Canada recently passed legislation that says pretending to be a witch to dupe people into paying, a seemingly unusual crime, is no longer a crime.
Critics say criminalizing witchcraft-related activities is not only archaic, but also redundant because fraud, in general, is already a crime. The witchcraft law yielded a paltry number of prosecutions, and offenses rarely resulted in convictions. So Canada voted to remove the law from the books.
But Parliament did not take action soon enough for Tiffany Butch, who goes by the alias “the white witch of the north.”
Authorities have charged Butch, 33, of pretending to practice witchcraft over an incident that allegedly occurred in October, weeks before the law was scrapped last week.
Police in Timmins, in northeastern Ontario, described Butch as a “self-proclaimed spiritualist, medium and clairvoyant.” They say she promised to protect a client from “some form of potential danger” to her family and tried to elicit payments in return.
Butch contends that she’s not a witch, but a psychic, and that she has been one since she was 11. Her alias was merely a “cute name” her friends and family called her, she said. She said she never advertised herself as someone who practices witchcraft.
The charges against her are false, she said, and fellow psychics — her rivals — have conspired to frame her, though she declined to name anyone. She said that sometime in October, a woman came to her office in Timmins and asked for a crystal ball reading. But, Butch said, she told her that she was not in business at that time.
“I don’t believe that I even read for her,” Butch said. “I don’t believe I even provided this woman a reading.”
Before the witchcraft law was scrapped, it led to criminal charges against women accused of advertising themselves as fortune tellers and telling unsuspecting clients that they can ward off evil spirits. In October, a 32-year-old fortune teller from Milton, Ontario, was accused of swindling more than $60,000 out of one of her clients. The same month, police say, a 27-year-old woman from Toronto bilked an elderly man out of $600,000 in a “evil blessing scam.”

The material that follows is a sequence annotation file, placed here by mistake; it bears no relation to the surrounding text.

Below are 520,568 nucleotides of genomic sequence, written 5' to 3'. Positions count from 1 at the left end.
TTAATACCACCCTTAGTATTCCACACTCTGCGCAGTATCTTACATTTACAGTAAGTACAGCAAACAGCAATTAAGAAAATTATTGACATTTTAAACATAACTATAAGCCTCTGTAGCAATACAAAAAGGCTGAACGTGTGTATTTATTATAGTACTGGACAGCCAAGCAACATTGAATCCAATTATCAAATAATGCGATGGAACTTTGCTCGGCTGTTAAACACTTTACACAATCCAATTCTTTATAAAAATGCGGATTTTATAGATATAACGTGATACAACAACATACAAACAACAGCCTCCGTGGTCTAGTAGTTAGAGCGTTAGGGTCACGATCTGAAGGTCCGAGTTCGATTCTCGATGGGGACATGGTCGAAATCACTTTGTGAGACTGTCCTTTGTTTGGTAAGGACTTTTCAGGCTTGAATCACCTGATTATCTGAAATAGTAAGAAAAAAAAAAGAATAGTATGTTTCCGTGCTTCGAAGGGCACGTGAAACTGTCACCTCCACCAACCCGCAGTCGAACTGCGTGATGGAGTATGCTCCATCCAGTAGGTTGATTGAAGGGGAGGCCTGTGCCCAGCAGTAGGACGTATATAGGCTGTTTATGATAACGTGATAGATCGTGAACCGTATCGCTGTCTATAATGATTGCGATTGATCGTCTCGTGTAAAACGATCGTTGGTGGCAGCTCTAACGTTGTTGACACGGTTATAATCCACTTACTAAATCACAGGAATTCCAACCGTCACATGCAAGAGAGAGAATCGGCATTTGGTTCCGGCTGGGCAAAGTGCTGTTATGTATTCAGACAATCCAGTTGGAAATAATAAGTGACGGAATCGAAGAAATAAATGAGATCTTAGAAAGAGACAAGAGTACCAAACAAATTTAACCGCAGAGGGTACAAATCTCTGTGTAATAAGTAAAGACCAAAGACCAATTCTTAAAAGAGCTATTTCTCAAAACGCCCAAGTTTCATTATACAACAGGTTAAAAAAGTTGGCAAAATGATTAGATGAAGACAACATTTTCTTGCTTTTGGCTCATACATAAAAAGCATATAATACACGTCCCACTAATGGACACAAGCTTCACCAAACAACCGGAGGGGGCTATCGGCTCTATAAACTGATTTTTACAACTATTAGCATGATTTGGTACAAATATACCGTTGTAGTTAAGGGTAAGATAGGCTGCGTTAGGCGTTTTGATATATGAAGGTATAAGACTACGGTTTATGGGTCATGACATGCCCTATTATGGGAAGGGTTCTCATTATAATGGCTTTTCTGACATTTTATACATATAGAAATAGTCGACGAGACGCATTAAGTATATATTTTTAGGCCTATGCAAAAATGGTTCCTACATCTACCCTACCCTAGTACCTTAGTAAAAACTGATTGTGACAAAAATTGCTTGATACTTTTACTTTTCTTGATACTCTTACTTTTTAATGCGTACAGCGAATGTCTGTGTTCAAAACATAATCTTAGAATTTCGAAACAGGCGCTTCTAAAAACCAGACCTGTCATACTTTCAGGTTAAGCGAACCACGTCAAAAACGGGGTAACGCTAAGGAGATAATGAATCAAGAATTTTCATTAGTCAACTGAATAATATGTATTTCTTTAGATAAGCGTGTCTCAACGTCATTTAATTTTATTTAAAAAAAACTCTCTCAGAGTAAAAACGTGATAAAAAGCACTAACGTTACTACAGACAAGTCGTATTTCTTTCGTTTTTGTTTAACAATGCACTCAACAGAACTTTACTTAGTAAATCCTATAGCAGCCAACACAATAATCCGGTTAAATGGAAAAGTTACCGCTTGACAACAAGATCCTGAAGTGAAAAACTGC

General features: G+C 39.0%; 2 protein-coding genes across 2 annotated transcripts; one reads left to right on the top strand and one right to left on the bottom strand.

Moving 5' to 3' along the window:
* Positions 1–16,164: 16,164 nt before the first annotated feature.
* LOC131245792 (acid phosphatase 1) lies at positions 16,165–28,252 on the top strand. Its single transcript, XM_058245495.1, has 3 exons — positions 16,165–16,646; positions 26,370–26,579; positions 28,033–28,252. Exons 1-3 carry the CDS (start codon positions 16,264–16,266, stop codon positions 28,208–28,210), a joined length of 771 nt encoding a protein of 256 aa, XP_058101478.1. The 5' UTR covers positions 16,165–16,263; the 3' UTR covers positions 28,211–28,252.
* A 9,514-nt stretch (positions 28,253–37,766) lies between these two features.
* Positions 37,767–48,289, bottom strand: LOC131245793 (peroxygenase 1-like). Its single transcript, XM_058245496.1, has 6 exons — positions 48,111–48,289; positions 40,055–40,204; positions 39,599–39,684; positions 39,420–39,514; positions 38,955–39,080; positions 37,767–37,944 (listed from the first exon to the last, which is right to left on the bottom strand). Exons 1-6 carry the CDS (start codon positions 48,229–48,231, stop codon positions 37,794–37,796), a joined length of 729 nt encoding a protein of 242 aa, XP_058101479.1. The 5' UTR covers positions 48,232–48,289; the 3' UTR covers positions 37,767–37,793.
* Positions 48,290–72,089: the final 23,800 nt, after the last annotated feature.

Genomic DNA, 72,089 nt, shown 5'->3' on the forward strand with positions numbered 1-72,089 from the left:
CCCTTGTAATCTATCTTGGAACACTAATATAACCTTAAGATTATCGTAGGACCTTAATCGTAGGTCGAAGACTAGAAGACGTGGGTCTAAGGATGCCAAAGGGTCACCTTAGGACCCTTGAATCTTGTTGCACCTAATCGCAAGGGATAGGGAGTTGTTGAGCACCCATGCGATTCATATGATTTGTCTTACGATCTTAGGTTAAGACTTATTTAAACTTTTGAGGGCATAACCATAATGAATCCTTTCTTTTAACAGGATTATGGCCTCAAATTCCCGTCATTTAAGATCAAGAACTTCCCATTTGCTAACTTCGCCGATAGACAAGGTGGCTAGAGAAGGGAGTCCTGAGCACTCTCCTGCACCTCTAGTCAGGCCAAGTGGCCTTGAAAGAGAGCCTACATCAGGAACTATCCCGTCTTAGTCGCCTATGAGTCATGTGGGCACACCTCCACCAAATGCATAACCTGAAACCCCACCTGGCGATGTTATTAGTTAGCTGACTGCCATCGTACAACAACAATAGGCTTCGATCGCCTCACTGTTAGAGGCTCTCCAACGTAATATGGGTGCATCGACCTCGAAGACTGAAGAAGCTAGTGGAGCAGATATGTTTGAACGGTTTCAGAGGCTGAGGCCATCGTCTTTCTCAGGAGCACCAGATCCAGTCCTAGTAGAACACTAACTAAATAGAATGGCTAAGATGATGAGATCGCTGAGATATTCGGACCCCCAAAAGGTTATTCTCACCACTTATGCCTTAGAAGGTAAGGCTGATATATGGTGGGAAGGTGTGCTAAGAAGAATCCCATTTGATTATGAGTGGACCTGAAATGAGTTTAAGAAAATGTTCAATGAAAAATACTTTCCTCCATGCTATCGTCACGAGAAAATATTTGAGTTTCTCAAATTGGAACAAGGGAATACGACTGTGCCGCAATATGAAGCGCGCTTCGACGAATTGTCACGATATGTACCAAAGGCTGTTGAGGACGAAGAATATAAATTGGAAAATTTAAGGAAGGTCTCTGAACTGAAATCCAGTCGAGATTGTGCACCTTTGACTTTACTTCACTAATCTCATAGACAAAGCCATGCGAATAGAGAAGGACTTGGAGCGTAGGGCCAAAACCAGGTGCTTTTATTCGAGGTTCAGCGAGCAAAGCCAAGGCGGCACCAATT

Those women, and Butch, were charged under Section 365 of Canada’s criminal code. It says that anyone who pretends to exercise witchcraft, sorcery, enchantment, conjuration or fortune telling, or claims to have the ability to find lost or stolen objects, has committed a crime. Punishment can be up to six months in prison, a $2,000 fine or both.
The witchcraft law was in place in Canada since the late 1800s and largely remained unchanged. It originated from a 1735 British law under which those who pretended to practice witchcraft would be subjected to a minor punishment. Previously, the British law classified witchcraft as a felony.
In 2017, lawmakers introduced expansive legislation to scrap what they consider antiquated laws. These included laws that criminalize pretending to be a witch, challenging someone to a duel, possessing comic books that depict crime and advertising a drug that claims to enhance sexual virility.
“Canadians are far better served by a criminal code that is focused on conduct that actually causes harms or risks causing harms to Canadians and our fundamental values,” Marco Mendicino, a Liberal member of the House of Commons, said during a speech last year.
The bill also amended sexual assault laws by, among other things, clarifying the definition of “consent” and creating stricter rules about admitting an alleged rape victim’s sexual history as evidence in court.
Critics of the witchcraft law say it hardly resulted in convictions because charges were usually dropped after defendants agreed to reimburse their clients, said Christine Moore, a House of Commons member from the New Democratic Party.
Peter Van Loan, a Conservative member of the House of Commons, however, opposed removing the provision, saying it protected people from those wanting to use “fraudulent witchcraft powers.”
“These things really happen in our society, even in this day and age. Does that provision, as it exists right now, cause any harm? No. Does it give the police an avenue or resource in the case of those particular unusual offenses? Yes, it does,” he said.
Butch, a mother of two, praised the scrapping of the witchcraft law. She said she plans to hire a lawyer.
“I feel hurt, but I feel like there’s victory for me as a psychic,” she said.
Amanda Coletta contributed to this article.